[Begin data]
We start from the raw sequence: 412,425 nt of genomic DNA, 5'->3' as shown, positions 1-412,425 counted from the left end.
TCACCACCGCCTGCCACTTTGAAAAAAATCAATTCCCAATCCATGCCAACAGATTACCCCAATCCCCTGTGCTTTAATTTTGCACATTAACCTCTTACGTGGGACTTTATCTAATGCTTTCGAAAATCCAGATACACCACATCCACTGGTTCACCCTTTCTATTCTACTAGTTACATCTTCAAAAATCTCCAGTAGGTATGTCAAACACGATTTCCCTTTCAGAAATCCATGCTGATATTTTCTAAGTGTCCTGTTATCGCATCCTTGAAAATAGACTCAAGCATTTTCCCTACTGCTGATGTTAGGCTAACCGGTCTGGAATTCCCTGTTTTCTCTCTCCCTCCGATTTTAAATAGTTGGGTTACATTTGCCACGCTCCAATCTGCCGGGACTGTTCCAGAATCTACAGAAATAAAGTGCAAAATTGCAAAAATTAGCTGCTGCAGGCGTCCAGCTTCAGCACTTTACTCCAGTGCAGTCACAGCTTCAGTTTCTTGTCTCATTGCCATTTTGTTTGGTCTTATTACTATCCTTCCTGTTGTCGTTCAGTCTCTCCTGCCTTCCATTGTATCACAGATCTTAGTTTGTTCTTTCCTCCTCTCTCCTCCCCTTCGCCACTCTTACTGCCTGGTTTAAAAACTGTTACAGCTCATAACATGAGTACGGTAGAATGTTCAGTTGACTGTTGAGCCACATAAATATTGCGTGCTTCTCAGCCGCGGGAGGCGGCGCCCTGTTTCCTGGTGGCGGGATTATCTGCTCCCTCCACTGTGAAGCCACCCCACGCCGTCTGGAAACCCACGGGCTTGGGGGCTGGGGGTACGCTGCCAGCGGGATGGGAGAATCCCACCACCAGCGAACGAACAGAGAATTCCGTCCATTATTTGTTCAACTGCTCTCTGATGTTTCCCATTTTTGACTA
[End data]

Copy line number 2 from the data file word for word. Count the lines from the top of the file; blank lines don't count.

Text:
TCACCACCGCCTGCCACTTTGAAAAAAATCAATTCCCAATCCATGCCAACAGATTACCCCAATCCCCTGTGCTTTAATTTTGCACATTAACCTCTTACGTGGGACTTTATCTAATGCTTTCGAAAATCCAGATACACCACATCCACTGGTTCACCCTTTCTATTCTACTAGTTACATCTTCAAAAATCTCCAGTAGGTATGTCAAACACGATTTCCCTTTCAGAAATCCATGCTGATATTTTCTAAGTGTCCTGTTATCGCATCCTTGAAAATAGACTCAAGCATTTTCCCTACTGCTGATGTTAGGCTAACCGGTCTGGAATTCCCTGTTTTCTCTCTCCCTCCGATTTTAAATAGTTGGGTTACATTTGCCACGCTCCAATCTGCCGGGACTGTTCCAGAATCTACAGAAATAAAGTGCAAAATTGCAAAAATTAGCTGCTGCAGGCGTCCAGCTTCAGCACTTTACTCCAGTGCAGTCACAGCTTCAGTTTCTTGTCTCATTGCCATTTTGTTTGGTCTTATTACTATCCTTCCTGTTGTCGTTCAGTCTCTCCTGCCTTCCATTGTATCACAGATCTTAGTTTGTTCTTTCCTCCTCTCTCCTCCCCTTCGCCACTCTTACTGCCTGGTTTAAAAACTGTTACAGCTCATAACATGAGTACGGTAGAATGTTCAGTTGACTGTTGAGCCACATAAATATTGCGTGCTTCTCAGCCGCGGGAGGCGGCGCCCTGTTTCCTGGTGGCGGGATTATCTGCTCCCTCCACTGTGAAGCCACCCCACGCCGTCTGGAAACCCACGGGCTTGGGGGCTGGGGGTACGCTGCCAGCGGGATGGGAGAATCCCACCACCAGCGAACGAACAGAGAATTCCGTCCATTATTTGTTCAACTGCTCTCTGATGTTTCCCATTTTTGACTA